‘Sexist’ ads behind push for new clothing source


Scantily clad American Apparel  models from a 2011 advertisement.

Scantily clad American Apparel models from a 2011 advertisement. (courtesy Cyrill Attias)

The university will look into sourcing staff clothing from another distributor after a contract with American Apparel sparked a protest over the company’s “sexist” ads.

Ryerson’s registrar has confirmed that the school is exploring other suppliers for this year’s T-shirts, due to “an issue” with American Apparel.

Charmaine Hack, the university registrar, wrote in an email to The Ryersonian that she is “confident” the campus bookstore will be able to find a new supplier.

“The issue of American Apparel is already on their radar and we are confident in their ability to find an alternate option,” wrote Hack.

Each year, the university purchases shirts for staff members to wear during the annual Ontario Universities’ Fair. American Apparel, which previously supplied the shirts, caused an uproar among some faculty members who call the company’s advertising campaigns sexist.

More than 20 faculty had rallied against the university, gaining traction through email messages and with public complaints at the end of September and throughout October.

“It sends mixed messaging to a large demographic we have here,” said Joyce Smith, an associate professor in the journalism department.

“There is more to them (female university students) than thinking about what they look like when bent over in a short skirt.”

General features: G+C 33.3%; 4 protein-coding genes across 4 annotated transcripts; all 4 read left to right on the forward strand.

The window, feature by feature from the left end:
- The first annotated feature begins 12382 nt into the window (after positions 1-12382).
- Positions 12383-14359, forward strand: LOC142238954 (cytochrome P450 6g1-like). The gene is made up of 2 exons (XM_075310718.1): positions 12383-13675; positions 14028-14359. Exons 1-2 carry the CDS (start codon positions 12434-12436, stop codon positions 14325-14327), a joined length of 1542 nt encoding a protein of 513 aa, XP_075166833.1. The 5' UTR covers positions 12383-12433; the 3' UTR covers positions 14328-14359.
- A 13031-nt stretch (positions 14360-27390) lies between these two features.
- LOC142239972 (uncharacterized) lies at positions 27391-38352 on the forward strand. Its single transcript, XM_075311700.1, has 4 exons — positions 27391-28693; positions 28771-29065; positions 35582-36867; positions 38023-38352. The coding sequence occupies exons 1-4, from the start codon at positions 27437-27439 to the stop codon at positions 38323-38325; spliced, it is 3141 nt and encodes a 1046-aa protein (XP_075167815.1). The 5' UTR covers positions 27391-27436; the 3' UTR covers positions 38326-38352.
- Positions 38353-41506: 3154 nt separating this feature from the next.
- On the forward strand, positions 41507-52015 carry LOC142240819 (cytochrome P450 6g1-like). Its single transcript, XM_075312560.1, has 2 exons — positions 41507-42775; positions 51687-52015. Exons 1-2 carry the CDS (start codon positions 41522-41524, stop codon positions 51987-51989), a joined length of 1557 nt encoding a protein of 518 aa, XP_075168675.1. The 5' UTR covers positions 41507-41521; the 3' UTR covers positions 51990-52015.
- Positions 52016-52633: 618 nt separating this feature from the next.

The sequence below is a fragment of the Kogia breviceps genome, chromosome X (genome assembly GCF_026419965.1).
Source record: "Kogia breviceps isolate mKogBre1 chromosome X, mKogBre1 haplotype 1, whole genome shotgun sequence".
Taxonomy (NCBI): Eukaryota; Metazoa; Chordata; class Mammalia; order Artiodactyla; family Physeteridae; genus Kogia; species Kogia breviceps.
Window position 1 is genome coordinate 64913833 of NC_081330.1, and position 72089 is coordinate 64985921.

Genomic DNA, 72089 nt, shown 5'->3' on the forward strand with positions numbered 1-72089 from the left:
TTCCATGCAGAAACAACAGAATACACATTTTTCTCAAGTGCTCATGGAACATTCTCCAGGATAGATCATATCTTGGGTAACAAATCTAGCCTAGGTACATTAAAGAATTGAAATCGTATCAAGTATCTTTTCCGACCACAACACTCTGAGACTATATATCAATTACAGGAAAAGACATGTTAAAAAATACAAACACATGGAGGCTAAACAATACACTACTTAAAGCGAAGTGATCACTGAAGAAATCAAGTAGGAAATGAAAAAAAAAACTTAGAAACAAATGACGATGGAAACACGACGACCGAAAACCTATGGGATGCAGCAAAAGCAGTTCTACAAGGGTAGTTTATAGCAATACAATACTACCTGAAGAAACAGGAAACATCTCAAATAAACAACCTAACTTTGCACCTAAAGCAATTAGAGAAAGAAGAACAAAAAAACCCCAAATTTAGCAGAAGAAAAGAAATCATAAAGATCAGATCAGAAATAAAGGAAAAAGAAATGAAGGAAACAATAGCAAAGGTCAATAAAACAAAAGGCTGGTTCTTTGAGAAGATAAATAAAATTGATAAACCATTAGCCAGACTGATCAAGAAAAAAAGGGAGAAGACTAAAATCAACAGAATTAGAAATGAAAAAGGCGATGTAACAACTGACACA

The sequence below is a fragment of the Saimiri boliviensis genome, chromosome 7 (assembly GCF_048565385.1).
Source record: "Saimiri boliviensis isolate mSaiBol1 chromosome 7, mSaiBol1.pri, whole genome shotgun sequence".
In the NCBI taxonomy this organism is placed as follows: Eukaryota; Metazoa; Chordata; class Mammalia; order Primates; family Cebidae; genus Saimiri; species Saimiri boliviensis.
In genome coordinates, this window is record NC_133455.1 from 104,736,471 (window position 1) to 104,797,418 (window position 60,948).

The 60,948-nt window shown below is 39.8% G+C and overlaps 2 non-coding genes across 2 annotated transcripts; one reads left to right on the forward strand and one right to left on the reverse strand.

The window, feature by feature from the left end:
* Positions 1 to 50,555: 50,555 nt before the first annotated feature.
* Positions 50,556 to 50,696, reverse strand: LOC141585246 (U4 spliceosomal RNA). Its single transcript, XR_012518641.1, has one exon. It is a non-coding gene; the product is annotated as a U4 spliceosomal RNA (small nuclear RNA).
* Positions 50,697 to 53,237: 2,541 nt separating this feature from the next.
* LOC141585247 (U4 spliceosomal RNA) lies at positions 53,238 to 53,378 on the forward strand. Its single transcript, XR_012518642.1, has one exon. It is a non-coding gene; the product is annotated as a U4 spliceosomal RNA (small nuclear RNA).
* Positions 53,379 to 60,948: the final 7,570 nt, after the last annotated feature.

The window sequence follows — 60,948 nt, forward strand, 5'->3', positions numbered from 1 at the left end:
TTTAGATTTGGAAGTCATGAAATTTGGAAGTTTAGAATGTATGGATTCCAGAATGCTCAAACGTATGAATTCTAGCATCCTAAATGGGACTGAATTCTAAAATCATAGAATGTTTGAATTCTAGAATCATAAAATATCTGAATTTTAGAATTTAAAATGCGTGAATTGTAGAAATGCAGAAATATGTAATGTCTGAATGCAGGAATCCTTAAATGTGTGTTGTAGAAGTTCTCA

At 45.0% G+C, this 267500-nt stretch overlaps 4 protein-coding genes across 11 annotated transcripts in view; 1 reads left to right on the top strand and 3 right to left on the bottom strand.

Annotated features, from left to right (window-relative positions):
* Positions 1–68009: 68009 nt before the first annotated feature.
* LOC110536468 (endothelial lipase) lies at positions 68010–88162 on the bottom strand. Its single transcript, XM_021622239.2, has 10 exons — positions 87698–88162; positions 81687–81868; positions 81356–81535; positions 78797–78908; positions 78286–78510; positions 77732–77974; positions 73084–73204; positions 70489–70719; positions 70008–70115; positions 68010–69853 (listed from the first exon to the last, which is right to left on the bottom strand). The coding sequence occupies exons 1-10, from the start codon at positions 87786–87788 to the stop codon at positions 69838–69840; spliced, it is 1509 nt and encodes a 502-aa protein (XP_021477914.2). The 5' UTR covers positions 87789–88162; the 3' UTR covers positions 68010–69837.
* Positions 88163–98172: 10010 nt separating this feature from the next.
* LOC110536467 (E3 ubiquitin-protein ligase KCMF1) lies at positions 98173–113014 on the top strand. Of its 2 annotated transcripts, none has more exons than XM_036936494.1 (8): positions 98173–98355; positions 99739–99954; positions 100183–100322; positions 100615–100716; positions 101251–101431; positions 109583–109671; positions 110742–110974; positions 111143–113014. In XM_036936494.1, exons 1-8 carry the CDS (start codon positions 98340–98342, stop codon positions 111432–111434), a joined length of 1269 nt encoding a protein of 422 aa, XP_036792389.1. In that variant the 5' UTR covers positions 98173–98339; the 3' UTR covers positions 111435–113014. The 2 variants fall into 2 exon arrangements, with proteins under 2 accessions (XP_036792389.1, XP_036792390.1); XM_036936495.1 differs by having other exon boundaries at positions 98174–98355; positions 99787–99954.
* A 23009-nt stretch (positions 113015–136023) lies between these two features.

Smith was one of the first to voice her frustrations. After the university’s recent response to these grievances, Smith said that she wants the university to categorically refuse to buy clothing from the company.

She says she wants to hear, “No, we are not sourcing from American Apparel.

“I’d hope there was agreement on campus and from Ryerson to say we will not associate with this brand at all,” she added.

Ryerson faculty were not the only group to lobby against American Apparel and call its advertising sexist.

Last September, the U.K.’s Advertising Standards Authority (ASA) banned two of the AA ads from the country.

The ASA criticized the ads for being “gratuitous” and for “objectifying women.” It also called them “sexist” and “likely to cause serious and widespread offence.”

The Ryersonian has also asked for an explanation of how the university tries to source clothing ethically and affordably.

Soeun Outh, manager of student recruitment and the Ryerson employee who has taken responsibility for placing the Ontario Universities’ Fair orders, has not yet replied.

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